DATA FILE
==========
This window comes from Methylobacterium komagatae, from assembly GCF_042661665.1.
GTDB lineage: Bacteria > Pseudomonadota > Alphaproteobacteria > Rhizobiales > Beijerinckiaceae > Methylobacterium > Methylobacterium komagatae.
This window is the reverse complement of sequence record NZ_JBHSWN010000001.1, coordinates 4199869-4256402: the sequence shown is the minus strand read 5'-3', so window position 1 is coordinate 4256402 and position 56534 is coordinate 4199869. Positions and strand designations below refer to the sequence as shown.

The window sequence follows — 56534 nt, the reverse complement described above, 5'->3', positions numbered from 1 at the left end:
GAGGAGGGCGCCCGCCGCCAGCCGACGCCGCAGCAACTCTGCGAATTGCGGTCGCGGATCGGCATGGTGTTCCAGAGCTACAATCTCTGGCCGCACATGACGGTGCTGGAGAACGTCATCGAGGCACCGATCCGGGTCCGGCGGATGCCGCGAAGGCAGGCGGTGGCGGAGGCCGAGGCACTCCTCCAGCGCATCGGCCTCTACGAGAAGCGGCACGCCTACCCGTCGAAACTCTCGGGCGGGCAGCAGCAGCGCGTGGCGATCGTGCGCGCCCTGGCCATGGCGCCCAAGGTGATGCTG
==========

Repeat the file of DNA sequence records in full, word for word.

This window comes from Methylobacterium komagatae, from assembly GCF_042661665.1.
GTDB lineage: Bacteria > Pseudomonadota > Alphaproteobacteria > Rhizobiales > Beijerinckiaceae > Methylobacterium > Methylobacterium komagatae.
This window is the reverse complement of sequence record NZ_JBHSWN010000001.1, coordinates 4199869-4256402: the sequence shown is the minus strand read 5'-3', so window position 1 is coordinate 4256402 and position 56534 is coordinate 4199869. Positions and strand designations below refer to the sequence as shown.

The window sequence follows — 56534 nt, the reverse complement described above, 5'->3', positions numbered from 1 at the left end:
GAGGAGGGCGCCCGCCGCCAGCCGACGCCGCAGCAACTCTGCGAATTGCGGTCGCGGATCGGCATGGTGTTCCAGAGCTACAATCTCTGGCCGCACATGACGGTGCTGGAGAACGTCATCGAGGCACCGATCCGGGTCCGGCGGATGCCGCGAAGGCAGGCGGTGGCGGAGGCCGAGGCACTCCTCCAGCGCATCGGCCTCTACGAGAAGCGGCACGCCTACCCGTCGAAACTCTCGGGCGGGCAGCAGCAGCGCGTGGCGATCGTGCGCGCCCTGGCCATGGCGCCCAAGGTGATGCTG